To the Lighthouse
Shaping Loss in "To the Lighthouse"
Throughout To the Lighthouse, Virginia Woolf details the many struggles of the Ramsay family and their houseguests to secure happiness and order within their lives. There are many obstructions to this basic human pursuit, but loss is one of the most powerful and universal. Various forms of loss haunt and torment nearly all of the characters. Fearing a finite, meaningless existence, Mr. Ramsay dreads the loss of time and relies on the support of Mrs. Ramsay to ease his pain, but when she dies, he becomes a helpless victim of time and is forced to grow beyond self-pity and rumination.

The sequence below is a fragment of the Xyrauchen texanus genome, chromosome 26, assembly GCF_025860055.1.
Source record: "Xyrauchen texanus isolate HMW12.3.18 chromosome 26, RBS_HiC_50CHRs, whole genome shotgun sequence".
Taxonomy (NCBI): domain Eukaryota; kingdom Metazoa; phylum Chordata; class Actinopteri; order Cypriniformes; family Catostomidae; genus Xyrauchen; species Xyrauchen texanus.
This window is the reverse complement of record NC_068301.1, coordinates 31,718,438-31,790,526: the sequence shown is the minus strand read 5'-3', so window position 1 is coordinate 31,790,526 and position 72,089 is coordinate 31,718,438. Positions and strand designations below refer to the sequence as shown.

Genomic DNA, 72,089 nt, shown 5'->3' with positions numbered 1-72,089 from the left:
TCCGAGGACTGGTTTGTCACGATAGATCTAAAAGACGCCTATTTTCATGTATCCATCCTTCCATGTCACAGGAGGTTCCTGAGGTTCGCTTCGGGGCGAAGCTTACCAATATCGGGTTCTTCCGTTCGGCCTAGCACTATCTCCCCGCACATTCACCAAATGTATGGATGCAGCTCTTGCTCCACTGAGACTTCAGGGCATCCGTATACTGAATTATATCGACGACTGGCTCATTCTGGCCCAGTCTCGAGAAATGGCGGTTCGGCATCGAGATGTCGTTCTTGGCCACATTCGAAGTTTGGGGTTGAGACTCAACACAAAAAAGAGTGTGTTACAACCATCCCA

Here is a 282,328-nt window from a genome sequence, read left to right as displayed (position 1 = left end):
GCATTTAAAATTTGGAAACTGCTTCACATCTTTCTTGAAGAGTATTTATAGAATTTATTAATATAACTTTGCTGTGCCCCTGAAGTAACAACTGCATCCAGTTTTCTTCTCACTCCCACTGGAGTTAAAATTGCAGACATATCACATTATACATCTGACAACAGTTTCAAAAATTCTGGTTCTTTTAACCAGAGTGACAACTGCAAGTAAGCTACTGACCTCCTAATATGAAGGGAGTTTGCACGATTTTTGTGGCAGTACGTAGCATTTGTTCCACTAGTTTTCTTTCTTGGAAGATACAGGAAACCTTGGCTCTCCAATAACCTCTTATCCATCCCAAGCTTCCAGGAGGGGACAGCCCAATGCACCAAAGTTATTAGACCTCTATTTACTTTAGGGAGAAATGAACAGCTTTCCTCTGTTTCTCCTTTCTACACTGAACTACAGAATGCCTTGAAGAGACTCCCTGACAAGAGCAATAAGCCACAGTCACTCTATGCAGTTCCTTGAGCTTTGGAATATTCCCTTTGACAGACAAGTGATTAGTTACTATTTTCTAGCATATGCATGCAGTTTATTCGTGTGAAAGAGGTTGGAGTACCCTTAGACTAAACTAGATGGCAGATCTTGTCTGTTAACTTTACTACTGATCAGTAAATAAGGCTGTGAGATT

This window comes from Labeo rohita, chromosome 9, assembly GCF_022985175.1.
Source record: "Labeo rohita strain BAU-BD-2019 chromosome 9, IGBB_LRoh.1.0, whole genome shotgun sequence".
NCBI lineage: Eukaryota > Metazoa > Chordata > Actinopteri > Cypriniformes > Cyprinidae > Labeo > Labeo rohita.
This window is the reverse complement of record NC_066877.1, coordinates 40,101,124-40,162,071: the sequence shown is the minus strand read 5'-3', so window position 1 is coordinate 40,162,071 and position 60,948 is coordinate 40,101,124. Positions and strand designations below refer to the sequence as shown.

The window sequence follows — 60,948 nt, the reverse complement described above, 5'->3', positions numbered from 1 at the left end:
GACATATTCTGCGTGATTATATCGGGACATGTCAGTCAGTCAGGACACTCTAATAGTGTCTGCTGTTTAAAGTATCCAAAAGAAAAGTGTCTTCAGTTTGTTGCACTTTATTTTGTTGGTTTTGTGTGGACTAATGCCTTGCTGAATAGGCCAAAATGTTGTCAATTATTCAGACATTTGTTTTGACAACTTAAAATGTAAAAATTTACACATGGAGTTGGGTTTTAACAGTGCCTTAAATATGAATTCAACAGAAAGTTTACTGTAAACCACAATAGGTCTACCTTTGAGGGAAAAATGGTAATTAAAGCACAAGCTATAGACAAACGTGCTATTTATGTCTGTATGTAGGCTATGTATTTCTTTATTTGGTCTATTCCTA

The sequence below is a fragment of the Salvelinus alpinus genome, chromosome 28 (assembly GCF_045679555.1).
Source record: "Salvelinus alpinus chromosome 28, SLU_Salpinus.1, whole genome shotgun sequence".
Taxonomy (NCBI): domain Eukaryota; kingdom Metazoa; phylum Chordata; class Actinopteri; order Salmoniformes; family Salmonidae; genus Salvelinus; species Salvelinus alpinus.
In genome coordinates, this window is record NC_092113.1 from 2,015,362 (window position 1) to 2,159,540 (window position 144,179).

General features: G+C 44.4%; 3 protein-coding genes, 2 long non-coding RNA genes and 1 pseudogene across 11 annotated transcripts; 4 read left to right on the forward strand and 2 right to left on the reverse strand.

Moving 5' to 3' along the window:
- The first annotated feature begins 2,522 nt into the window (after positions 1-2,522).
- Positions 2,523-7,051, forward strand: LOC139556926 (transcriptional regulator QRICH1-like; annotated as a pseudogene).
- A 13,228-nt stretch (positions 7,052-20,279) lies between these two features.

As a metaphysician and writer of questionable success, Mr. Ramsay cannot cope with the fact that he is getting older; the damning, unstoppable procession of time robs him of the years necessary to become a great man. He was not born a genius, but hopes to fight so that he may become one. As Mr. Ramsay conceptualizes it, human thought progresses like the alphabet, and though he has endeavored all the way from A to Q, he may not have the time to reach the pinnacle, Z. Even more frustrating is his belief that if he did reach Z, like Shakespeare or the other greats, he still would not be "everlasting". No matter what, time will swallow him up,...
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